There’s an open access Crop Science Special Issue out under the title: Connecting Agriculture, Public Gardens and Science. Well worth having a look at. There’s great stuff on crop wild relatives, plant awareness, chefs, and trans-situ conservation, just to give you a flavour. There’s also a summary of the symposium that gave rise to the special issue. Our friend Colin Khoury was closely involved.
I’ll just highlight here the paper by Gayle Volk and others on training needs in plant genetic resources conservation.1 The authors sent out a survey and analyzed the feedback from 425 respondents by type of institution: academia, NPGS, CGIAR, national genebanks, NGOs and the private sector. There were, fortunately, some topics which a majority across all institutions considered high priority areas for training:
- accessing information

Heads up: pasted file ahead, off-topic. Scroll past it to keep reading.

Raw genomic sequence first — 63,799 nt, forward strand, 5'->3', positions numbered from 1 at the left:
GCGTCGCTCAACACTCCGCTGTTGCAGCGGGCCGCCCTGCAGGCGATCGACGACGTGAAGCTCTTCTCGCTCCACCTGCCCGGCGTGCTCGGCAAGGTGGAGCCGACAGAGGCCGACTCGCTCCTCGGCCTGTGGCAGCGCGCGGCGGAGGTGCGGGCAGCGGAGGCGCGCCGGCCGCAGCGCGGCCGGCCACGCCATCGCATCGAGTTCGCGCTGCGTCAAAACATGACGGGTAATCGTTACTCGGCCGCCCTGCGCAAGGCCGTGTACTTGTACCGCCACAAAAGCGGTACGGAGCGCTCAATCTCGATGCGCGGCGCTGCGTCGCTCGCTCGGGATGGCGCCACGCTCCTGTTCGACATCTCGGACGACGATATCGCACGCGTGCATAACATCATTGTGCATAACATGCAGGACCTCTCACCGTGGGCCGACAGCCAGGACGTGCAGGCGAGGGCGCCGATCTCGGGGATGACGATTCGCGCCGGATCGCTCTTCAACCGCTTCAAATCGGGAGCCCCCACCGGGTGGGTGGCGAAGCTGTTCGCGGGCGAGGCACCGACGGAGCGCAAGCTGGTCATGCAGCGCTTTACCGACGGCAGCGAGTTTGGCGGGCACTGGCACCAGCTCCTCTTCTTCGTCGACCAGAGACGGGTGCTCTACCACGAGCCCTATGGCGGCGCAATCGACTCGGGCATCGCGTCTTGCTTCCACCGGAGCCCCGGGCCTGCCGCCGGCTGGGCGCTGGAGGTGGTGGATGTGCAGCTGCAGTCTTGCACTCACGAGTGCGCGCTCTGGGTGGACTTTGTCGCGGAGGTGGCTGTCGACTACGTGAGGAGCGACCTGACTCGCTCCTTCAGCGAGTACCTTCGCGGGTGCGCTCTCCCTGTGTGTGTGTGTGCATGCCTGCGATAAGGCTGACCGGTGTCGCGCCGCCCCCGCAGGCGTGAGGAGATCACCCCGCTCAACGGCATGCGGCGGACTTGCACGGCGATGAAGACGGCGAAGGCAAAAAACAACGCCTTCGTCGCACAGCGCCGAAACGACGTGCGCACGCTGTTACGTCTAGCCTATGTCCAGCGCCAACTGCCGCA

- crop wild relatives
- intellectual property and regulatory issues
But there were also some differences.
The respondents from academia were also interested … in prebreeding, which is not surprising because many of these respondents were plant breeders. Respondents from the private sector were also interested … in requests/distributions and prebreeding, and respondents from NGOs were also interested … in collection gap analyses, explorations, germplasm preservation, intellectual property, and regulations. The genebank respondents (NPGS, CGIAR, non-NPGS government) considered germplasm preservation, intellectual property, and general concepts in plant genetic diversity as priority topics. These differences among the institutional types are not surprising due to their different missions.
This all came out of an initiative from the NPGS that started back in early 2018. Training materials of various types are being developed. Will keep you posted.
- Volk, G. M., P. K. Bretting, and P. F. Byrne. 2019. Survey Identifies Essential Plant Genetic Resources Training Program Components. Crop Sci. 59:2308-2316. doi:10.2135/cropsci2019.05.0324. [↩]